The Trumpist right, with its conspiracy theories, racist demagoguery and blatant lies, should embarrass honest conservatives and responsible Republicans. There also is a loony left, which though less pervasive and powerful, needs to be condemned by liberals.
Its theories excuse efforts to suppress speech by conservatives, especially on college campuses. Its attacks on Trump go well beyond acceptable criticism -- think of comedian Kathy Griffin's video with a severed Trump head. Its activists, who include some elected officials, call for impeachment of the president before taking the trouble to build a constitutionally persuasive case.
Consider Tim Canova, a law professor at Nova University in Florida, who is waging a Democratic Party primary battle against Rep. Debbie Wasserman Schultz. He has suggested that a young Democratic staffer may have been murdered last year because the staffer, not Russian hackers, leaked the damaging information from the party's national committee that sabotaged Hillary Clinton's presidential campaign. He's downplayed the conclusion of U.S. intelligence agencies that Russia meddled in the presidential election, and questions whether he is being hacked by political opponents.
Canova was embraced last year by Vermont Sen. Bernie Sanders out of resentment against Wasserman Schultz who, as Democratic chair in 2016, sought to tilt the party machinery in favor of Clinton. Canova ran a strong race, raising tons of money, but lost. Sanders seems to be staying away from the current challenge.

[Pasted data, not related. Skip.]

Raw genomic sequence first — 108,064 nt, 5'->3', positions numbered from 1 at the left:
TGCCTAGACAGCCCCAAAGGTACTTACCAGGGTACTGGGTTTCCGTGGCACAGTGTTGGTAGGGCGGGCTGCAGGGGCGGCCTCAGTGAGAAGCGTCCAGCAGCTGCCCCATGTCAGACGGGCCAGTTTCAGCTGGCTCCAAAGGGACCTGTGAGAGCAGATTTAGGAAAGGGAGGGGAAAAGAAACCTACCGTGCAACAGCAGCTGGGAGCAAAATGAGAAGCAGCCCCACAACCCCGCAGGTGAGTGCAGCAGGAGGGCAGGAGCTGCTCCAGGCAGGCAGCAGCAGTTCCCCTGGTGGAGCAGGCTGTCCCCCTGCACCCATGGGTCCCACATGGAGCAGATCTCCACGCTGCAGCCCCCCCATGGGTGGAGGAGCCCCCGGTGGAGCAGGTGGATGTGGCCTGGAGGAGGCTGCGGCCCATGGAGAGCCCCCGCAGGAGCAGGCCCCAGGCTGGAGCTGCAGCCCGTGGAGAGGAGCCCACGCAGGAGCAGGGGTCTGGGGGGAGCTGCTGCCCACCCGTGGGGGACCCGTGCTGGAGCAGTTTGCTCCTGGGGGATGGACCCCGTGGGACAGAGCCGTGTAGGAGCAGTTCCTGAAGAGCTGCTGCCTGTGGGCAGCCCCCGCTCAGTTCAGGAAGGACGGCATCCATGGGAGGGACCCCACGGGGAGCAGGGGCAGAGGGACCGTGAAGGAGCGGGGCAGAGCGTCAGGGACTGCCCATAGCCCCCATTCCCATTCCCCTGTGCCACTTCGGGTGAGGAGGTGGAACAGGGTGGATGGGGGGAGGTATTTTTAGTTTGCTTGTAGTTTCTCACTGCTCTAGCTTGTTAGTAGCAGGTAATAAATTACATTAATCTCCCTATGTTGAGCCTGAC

In the Atlantic last week, McKay Coppins reported on leftist conspiracy theorists like the Palmer Report, a blog that focuses on Russia. It reported in April that Rep. Jason Chaffetz, R-Utah, was resigning because of Russian blackmail. The whole story was nonsense.
Sites like this, Coppins wrote, embrace a world "where it is acceptable to allege that hundreds of American politicians, journalists and government officials are actually secret Russian agents."
Someone check Sen. Joseph McCarthy's gravesite.
The far left is divided on Russia and its thuggish leader Vladimir Putin. Many progressives are harshly critical, driven by their hostility to Trump and eager to believe that there are Trump ties to Putin.
But there is another element too.
At the Moscow feast in December 2015, where Trump's foreign policy adviser Michael Flynn sat next to Putin, another Western politician at the head table was Jill Stein, the two-time Green Party presidential candidate. (She said she didn't even say hello to the Russian leader.)
Canova's most offensive gambit has been recycling a baseless right-wing conspiracy theory that a young Democratic staffer, Seth Rich, was murdered last year because he leaked the party emails in the presidential election. This was a charge leveled by Alex Jones, the conspiracy-minded talk-radio host and picked up by former House Speaker and present Trump confidant Newt Gingrich. The police found that Rich was murdered after a botched robbery attempt. Fox News retracted its own twisted story on the Rich killing.
Not Canova. Asked by the Florida Sun Sentinel and Miami Herald whether Rich's murder may have been related to the leaks, Canova replied: "I have no idea. I wondered what the DNC under Wasserman Schultz was capable of, but I don't know."
Calls to the number listed on his campaign website and messages to the designated email site went unanswered.
If this were a unique case, it would be enough to criticize Canova and move on. But anti-Trump passion will tempt liberals to make excuses for radical craziness, just as many mainstream Republicans have tolerated Trump's lies, insults and attacks. To keep the high ground, liberals should resist the urge to whip up hostility, and should condemn hate-mongers of the left.